Digital EU Decade: Supercomputers and fast networks for digital sovereignty

The next ten years should become the “digital decade” in the EU, said the President of the EU Commission, Ursula von der Leyen (CDU), as the slogan in her first State of the Union address on Wednesday. On Friday, the Brussels government institution presented the first concrete projects for the expansion of supercomputers and fast networks such as 5G in more detail in order to meet this requirement.

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The package includes a draft for a new regulation for the “Joint Undertaking for European High Performance Computing” (GU EuroHPC), which has existed since 2018 and is based in Luxembourg. With the initiative, the Commission wants to maintain and expand “Europe’s leading role” in the fields of supercomputers and quantum information technology. The budget for the EuroHPC program is to grow from a good one to eight billion euros with the help of state and private investments.

According to the plan, the EuroHPC initiative will use the funds to set up three so-called “pre-exa systems” by the beginning of 202117th Can perform arithmetic operations per second and would thus rank among the top five supercomputers in the world. Italy, Finland and Spain are planned as locations. It is also planned to operate five Peta systems with at least 10 to the power of 15 arithmetic operations per second in Bulgaria, Portugal, Slovenia and the Czech Republic, which would be among the top 50 worldwide.

World-class supercomputers can currently perform more than one quadrillion arithmetic operations per second (PetaFlops performance). Current top-of-the-range systems even manage the over 10 targeted17th Operations per second (pre-ExaFlops performance). From 2022, the next generation of ExaFlops with more than a trillion (1018th) Operations per second expected. This performance would be comparable to the combined computing capacity of all cell phones in the entire EU population.

With the new systems, the high-performance computing capacity available at European level is expected to increase eightfold. The Luxembourg headquarters will make the existing European high-performance computing resources accessible to all users across Europe – including public authorities, industrial users and especially small and medium-sized enterprises (SMEs) – regardless of their location, the Commission promises. The infrastructure could “be used for over 800 scientific, industrial and public sector applications in Europe”.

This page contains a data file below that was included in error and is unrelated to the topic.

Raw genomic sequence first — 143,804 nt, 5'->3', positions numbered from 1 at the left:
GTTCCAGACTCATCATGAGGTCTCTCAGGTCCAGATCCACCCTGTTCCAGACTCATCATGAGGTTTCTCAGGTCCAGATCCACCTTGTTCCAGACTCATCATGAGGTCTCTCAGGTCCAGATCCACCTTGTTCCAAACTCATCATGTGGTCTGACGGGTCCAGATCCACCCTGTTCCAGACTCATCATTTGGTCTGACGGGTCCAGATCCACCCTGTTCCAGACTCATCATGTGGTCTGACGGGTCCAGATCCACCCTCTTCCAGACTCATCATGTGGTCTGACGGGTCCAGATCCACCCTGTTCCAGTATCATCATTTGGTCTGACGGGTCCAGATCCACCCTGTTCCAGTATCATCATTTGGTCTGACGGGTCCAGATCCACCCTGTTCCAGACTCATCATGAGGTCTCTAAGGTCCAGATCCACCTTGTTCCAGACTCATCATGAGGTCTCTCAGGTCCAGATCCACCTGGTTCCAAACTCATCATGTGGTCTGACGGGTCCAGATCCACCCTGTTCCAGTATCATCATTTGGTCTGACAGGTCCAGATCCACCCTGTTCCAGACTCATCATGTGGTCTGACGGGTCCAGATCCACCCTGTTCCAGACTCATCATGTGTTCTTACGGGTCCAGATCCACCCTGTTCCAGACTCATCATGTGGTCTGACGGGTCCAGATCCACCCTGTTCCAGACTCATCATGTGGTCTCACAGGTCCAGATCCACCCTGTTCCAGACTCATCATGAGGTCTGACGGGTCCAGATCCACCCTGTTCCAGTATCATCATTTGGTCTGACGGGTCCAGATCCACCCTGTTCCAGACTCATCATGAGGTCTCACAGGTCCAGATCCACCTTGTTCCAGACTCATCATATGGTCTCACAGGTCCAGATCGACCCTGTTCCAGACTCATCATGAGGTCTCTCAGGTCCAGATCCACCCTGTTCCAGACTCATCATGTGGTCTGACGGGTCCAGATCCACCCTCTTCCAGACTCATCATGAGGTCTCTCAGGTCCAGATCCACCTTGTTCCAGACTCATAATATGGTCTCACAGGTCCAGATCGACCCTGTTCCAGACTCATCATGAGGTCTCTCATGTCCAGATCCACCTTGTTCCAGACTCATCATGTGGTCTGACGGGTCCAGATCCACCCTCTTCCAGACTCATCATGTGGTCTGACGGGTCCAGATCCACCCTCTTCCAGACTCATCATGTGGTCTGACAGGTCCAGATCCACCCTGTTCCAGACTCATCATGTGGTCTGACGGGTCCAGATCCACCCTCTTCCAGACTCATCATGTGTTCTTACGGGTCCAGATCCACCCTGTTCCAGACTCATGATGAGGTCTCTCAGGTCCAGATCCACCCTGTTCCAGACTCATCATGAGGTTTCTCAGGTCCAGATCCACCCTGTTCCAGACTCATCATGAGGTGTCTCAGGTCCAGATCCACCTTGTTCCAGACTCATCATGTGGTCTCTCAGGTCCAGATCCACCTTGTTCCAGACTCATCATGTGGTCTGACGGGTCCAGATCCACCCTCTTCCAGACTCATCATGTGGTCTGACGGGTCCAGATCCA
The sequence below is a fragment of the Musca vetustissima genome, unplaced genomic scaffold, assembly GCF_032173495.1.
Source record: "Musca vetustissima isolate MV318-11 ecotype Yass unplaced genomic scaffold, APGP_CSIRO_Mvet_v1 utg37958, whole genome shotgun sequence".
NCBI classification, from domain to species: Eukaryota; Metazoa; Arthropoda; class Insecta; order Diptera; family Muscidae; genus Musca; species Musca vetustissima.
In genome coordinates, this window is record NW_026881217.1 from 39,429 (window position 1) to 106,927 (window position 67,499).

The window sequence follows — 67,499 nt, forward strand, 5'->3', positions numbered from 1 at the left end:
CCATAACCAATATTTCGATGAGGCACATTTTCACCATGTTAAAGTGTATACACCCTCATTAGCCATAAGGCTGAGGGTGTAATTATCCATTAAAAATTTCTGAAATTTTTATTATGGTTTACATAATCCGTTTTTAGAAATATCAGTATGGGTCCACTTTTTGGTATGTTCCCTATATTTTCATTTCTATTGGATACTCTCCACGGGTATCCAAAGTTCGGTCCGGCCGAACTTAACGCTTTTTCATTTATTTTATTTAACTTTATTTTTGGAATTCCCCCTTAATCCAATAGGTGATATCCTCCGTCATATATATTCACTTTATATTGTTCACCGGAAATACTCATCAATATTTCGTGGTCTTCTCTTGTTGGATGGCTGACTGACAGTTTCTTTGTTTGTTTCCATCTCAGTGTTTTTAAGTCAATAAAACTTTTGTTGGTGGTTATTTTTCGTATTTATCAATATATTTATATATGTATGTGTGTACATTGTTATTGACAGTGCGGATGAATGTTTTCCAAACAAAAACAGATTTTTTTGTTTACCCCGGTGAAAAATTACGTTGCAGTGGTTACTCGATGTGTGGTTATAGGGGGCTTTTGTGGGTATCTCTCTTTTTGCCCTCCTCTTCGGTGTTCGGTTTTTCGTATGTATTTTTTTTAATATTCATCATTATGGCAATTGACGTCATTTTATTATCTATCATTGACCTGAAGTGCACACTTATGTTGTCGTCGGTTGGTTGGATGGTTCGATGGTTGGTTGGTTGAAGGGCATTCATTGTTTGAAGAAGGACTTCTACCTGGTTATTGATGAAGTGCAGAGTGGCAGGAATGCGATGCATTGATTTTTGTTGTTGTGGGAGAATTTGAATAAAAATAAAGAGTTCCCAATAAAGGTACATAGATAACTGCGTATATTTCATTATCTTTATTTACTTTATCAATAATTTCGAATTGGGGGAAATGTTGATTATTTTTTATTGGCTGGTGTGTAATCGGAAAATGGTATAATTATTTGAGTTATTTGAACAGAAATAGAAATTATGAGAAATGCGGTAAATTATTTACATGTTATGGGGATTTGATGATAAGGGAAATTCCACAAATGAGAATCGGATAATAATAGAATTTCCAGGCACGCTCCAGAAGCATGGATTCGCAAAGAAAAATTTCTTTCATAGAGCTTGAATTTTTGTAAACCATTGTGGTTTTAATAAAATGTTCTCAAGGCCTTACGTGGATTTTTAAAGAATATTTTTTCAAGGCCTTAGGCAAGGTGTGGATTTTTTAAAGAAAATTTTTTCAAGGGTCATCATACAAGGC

The project will not only advance research for the academic world, assured Internal Market Commissioner Thierry Breton. SMEs also need these capacities and the EU wants to provide them to SMEs “just as we supply them with electricity”. This is an important approach to strengthening Europe’s digital sovereignty: “We have to ensure that we can take our fate into our own hands.”

The commission names big data analysis, artificial intelligence, robotics, telemedicine, cloud technology and cybersecurity as the main application areas. In addition, the expanded EuroHPC program will help to improve weather forecasts, urban and rural spatial planning, waste and water management as well as the modeling of seas and ice landscapes, making it easier to implement the European Green Deal. In the healthcare sector and in the fight against the coronavirus pandemic, for example, supercomputers carried over the consortium Exscalate4CoV already helped to search for treatment options, modeled and predicted the spread of infections and supported containment measures.

In addition, the Commission has called on the Member States to invest more in broadband networks “with very high capacity” and thus in the basic infrastructure for digitization, and to develop a common concept for the introduction of 5G. Actually, all EU citizens should have the opportunity to use the new generation of cell phones by the end of the year. However, the tenders for some of the frequencies were delayed due to the Corona crisis, Margrethe Vestager, who is responsible for the digital age, has now admitted.

Breton spoke of delays of “around four months” that should now be made up. By the end of March, the member states are to put a common concept in place in the form of a set of best practices for the rapid expansion of fixed and mobile networks with very high capacities. According to the Commission, one of the goals is to reduce costs, remove unnecessary bureaucratic hurdles and provide rapid access to 5G radio frequencies.

By mid-September, the EU countries and Great Britain had only allocated an average of 27.5 percent of the corresponding pioneer frequency bands. Increased cross-border coordination should now contribute to equipping Europe’s main transport routes such as roads, railways and inland waterways “with 5G technology without interruption by 2025”. Beyond the proposed “toolbox”, the recommendation but only on the already existing 52018DC0492: Guideline for broadband expansionwhich provides for the rights to share lines and more efficient dispute resolution mechanisms. The Commission intends to present further proposals, for example on platform regulation and an online ID card, over the next few months.


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